By Katie Newman, Writer and Research Assistant at MHAEM (Sophomore, University of Washington).
We’ve made it nearly a full rotation around the sun since the dreaded COVID-19 virus reared its ugly head in the United States. We have dealt with many disappointments; the stay-at-home order, cancelling summer plans, finishing the 2019 school year and beginning the 2020 one online, and seeing a second wave of new cases since Thanksgiving. The one time we haven’t yet experienced during our “new normal” is the winter holidays.
The holidays can be a trying time for anyone. Traveling is stressful, being with family can be draining, and the days are getting shorter and colder. On top of these difficulties, the pandemic has introduced barriers to traveling, seeing family, and enjoying a stress-free holiday season. It’s important to consider the toll this can take on people’s mental health, especially those with pre-existing mental health conditions.
Genaya Palmer, MA, LAC, NCC, is the Team Leader of the NJ Hope and Healing Crisis Counseling Program (CCP) at the Mental Health Association of Essex and Morris (MHAEM). The CCP was started in September 2020 to help people cope with the effects of the pandemic and offer them support during troubling times. While the program is dedicated to supporting Essex and Morris county residents, the CCP is accepting calls and offering short-term mental health services to anyone who calls this number (973-509-9777) or texts this one (973-380-0507).
Palmer also started the Holiday Discussion Group in early November, that meets over Zoom every Monday evening, to help NJ residents cope with feelings of isolation or grief that arise around the holidays. She explained the importance of this resource for the people who utilize it. “Overall I think it’s just having people recognize that they’re not alone, they’re not the only ones who may be having a similar problem or feeling,” she said. “There’s someone out here that you could speak to… and just talking it out can be a little bit of help.”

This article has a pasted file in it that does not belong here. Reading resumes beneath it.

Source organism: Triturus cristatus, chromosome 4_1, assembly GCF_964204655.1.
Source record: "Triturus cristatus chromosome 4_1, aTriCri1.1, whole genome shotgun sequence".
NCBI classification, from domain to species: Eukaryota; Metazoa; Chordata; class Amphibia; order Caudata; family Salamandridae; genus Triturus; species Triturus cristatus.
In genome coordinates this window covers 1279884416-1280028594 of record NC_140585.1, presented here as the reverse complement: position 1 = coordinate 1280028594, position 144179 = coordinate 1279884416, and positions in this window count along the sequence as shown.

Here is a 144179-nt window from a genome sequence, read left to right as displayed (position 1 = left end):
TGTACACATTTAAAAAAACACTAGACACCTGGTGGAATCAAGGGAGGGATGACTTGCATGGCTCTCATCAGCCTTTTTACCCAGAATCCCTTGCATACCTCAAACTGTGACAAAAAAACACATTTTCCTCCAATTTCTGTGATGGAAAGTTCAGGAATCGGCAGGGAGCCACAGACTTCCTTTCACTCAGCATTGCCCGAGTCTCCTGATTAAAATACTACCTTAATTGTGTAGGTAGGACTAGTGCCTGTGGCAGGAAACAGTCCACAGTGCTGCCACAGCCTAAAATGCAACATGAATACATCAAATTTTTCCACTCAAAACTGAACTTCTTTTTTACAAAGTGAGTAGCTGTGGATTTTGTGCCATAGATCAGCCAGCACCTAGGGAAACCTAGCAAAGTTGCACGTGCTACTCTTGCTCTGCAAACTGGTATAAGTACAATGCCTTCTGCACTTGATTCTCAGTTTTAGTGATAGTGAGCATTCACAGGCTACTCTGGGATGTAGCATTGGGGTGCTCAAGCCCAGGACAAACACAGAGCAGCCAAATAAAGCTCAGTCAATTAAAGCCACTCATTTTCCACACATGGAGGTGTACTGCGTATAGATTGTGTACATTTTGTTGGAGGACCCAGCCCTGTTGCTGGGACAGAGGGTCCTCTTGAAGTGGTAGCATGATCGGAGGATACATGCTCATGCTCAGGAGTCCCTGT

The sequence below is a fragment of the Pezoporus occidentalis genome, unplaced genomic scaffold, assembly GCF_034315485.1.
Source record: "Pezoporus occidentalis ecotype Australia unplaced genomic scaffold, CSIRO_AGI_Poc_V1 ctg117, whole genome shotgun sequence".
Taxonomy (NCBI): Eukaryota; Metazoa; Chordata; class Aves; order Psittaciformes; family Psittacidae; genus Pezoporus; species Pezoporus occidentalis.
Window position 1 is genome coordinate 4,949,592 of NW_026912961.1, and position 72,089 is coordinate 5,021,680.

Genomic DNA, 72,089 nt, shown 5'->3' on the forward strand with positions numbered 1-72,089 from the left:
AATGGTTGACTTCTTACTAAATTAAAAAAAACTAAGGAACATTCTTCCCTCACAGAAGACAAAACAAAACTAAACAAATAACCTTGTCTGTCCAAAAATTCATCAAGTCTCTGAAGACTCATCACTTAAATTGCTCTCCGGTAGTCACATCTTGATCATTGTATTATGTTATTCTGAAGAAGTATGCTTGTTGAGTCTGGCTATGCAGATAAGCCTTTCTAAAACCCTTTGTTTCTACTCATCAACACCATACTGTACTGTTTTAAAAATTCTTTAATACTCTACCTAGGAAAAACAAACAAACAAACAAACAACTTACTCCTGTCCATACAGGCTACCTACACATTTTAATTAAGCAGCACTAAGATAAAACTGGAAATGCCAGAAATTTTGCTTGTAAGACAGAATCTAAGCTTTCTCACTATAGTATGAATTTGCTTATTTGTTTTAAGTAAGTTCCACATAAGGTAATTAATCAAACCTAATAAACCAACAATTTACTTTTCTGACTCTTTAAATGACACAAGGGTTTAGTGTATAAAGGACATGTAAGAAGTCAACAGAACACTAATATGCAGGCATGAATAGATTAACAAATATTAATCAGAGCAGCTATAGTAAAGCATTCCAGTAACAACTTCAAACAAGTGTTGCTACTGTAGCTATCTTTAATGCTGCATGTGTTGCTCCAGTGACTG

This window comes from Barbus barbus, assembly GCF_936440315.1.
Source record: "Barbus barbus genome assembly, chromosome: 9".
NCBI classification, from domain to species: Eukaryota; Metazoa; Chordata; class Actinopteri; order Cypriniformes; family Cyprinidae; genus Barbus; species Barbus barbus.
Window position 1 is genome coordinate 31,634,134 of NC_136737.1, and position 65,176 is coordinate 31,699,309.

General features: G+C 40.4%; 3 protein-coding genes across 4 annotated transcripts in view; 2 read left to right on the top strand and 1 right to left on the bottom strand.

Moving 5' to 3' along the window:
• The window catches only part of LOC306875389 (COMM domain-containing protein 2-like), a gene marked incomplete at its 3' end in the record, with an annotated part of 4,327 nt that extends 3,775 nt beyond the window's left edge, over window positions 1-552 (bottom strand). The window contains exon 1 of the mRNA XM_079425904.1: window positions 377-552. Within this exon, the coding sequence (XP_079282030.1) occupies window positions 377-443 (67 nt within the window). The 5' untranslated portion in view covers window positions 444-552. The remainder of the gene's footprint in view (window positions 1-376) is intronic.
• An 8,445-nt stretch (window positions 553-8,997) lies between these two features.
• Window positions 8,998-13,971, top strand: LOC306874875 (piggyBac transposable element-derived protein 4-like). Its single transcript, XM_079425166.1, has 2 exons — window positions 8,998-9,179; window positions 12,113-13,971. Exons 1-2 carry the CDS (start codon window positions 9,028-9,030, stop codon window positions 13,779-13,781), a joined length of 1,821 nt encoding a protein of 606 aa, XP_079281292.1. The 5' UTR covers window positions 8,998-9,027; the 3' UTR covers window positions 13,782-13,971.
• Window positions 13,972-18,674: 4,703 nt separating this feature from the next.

The CDC recommends staying home with the loved ones you live with for holiday celebrations, but what about those who live alone, or do not have family members with whom they can spend the holidays? The winter can be an incredibly lonely and isolating time, which has only been exacerbated by the quarantine.
Jennifer Stemmermann, LCSW, owns a private practice in South Orange, NJ, but has been working with clients remotely since the pandemic began. “I think for people who have experienced trauma and along with that with COVID, there’s this feeling that there is this big thing that’s out of their control. And so someone who’s experienced a traumatic loss or a traumatic event, they have that similar feeling [surrounding COVID],” said Stemmermann. “And the holidays are just adding an extra weight to it.”
Stephanie Lyon, a clinical psychologist who also owns a private practice in South Orange, and faculty member at Rutgers University, expanded on Stemmermann’s point about loss during the holiday season.
“And then of course there’s the families that have lost people due to COVID,” said Lyon. “Where there’s this added element of grief going through the holiday season for the first time for people who were lost during this pandemic.”